Vision Assistance Startup Aira Inking Deals With UCSD, Retail Stores

Xconomy San Diego — 

Students and shoppers will soon be using technology developed by Aira, a San Diego startup that links vision-impaired people with “visual interpreters” via smartphone and smart glasses, to help them navigate their environments.

In recent weeks Aira announced that its accessibility service would be available at no cost to those who need it while at UC San Diego, in about 5,000 AT&T stores, and at all Wegmans grocery stores. The Rochester, NY-based grocery chain has 97 stores in six East Coast states.

The Aira app links people who are blind or have impaired vision with independent contractors that Aira calls “agents.” Via the app, agents help Aira users with tasks they may otherwise have difficulty managing, from shopping for groceries to reading a restaurant menu. The agents talk to users through the speaker in their phone or smart glasses.

The service is available for individuals via paid subscription; the price of the subscription varies based on how many minutes of assistance are provided. Aira offers four tiers, starting with an $89 monthly plan, which comes with 100 minutes, and topping out at $329 per month for unlimited minutes of assistance. With a subscription comes Aira Smart Glasses.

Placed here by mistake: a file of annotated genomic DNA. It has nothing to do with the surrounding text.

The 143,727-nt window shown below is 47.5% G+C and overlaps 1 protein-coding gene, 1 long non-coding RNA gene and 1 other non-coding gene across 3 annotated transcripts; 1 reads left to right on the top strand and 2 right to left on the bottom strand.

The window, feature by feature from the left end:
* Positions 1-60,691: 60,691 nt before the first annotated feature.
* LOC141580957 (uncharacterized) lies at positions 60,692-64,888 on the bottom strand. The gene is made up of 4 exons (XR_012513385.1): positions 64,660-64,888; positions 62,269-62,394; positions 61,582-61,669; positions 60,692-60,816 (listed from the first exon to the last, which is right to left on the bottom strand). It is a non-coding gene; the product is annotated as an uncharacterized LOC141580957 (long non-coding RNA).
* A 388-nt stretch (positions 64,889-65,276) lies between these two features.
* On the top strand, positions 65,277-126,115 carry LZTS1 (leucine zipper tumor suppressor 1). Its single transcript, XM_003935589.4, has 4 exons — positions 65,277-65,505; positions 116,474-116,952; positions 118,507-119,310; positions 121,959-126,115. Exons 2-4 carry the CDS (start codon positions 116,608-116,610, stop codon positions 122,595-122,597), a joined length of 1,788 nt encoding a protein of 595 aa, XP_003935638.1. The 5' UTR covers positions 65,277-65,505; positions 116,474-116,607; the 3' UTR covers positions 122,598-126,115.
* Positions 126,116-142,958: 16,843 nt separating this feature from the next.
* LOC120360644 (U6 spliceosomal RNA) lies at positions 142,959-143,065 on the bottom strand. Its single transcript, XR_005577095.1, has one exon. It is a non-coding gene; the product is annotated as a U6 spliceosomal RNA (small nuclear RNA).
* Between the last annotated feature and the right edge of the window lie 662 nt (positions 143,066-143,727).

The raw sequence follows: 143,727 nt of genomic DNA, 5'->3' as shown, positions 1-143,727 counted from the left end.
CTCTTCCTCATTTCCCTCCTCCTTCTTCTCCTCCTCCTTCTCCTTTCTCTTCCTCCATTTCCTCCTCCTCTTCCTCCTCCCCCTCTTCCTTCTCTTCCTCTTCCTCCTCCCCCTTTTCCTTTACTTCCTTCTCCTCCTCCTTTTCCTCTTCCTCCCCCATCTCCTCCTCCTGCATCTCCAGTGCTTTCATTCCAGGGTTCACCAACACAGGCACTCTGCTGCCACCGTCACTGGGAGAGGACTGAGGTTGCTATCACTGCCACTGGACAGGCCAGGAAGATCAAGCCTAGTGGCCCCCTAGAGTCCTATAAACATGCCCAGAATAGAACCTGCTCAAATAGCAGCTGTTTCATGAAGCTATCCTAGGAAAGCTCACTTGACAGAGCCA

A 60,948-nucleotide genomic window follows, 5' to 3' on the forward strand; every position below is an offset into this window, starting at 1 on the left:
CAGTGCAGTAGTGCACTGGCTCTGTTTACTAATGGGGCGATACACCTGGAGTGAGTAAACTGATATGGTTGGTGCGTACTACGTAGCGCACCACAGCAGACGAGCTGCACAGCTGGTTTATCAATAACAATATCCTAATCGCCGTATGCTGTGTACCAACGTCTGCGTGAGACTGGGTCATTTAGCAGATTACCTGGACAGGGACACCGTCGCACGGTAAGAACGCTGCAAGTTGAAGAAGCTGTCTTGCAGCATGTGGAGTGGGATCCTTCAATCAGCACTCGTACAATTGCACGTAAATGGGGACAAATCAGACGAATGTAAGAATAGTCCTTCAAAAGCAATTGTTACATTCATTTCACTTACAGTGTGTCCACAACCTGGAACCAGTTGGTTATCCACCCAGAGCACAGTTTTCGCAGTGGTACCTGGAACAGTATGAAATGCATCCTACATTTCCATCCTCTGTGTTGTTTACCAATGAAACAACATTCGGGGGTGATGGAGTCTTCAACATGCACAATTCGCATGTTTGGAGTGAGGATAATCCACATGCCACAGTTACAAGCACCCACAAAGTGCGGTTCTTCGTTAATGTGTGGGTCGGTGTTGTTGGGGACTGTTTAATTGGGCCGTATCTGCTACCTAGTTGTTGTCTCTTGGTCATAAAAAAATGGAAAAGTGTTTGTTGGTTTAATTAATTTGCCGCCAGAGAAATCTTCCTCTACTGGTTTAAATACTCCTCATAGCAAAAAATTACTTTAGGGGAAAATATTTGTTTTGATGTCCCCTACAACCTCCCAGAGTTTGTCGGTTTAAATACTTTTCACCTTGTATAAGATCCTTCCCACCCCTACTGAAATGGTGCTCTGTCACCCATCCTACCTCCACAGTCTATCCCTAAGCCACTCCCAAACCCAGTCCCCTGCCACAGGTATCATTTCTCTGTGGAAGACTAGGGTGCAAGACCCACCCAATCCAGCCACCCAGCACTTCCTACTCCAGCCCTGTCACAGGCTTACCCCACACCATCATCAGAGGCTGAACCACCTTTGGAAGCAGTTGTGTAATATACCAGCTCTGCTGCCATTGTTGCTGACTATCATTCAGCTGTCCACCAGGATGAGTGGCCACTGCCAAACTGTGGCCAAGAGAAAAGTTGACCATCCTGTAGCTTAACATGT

The recently signed corporate customers, however, will be providing the service free within locations each has identified. At UCSD, that includes the Scripps Institution of Oceanography in La Jolla and its medical campus in Hillcrest. Signing on businesses is a way for the company to more rapidly expand its user base—and increase revenue—as compared to acquiring individual users. That’s the goal, anyway.

CEO Suman Kanuganti founded Aira in 2014 while he was an MBA student at the UCSD Rady School of Management. Among his advisors was the late Larry Bock, a serial entrepreneur who helped start 50 companies, most after he was diagnosed at age 29 with an eye disease that causes progressive loss of vision.

The company’s connection with AT&T is longstanding. The Dallas, TX-based telecom helped Aira develop its service through its Foundry for Connected Health initiative in Houston, which focuses on digital health technologies, and AT&T provides Aira users with dedicated wireless bandwidth.

In 2017 Aira raised a $12 million Series B round to expand its services—which had been tested with about 300 people—to thousands more users. The round was led by San Francisco-based Jazz Venture Partners and Ann Arbor, MI-based Arboretum Ventures. Lux Capital, Arch Venture Partners, and Felicis Ventures also participated, and the National Federation of the Blind joined as a strategic investor.

Aira, previously housed within the Southern California incubator EvoNexus, is based in La Jolla.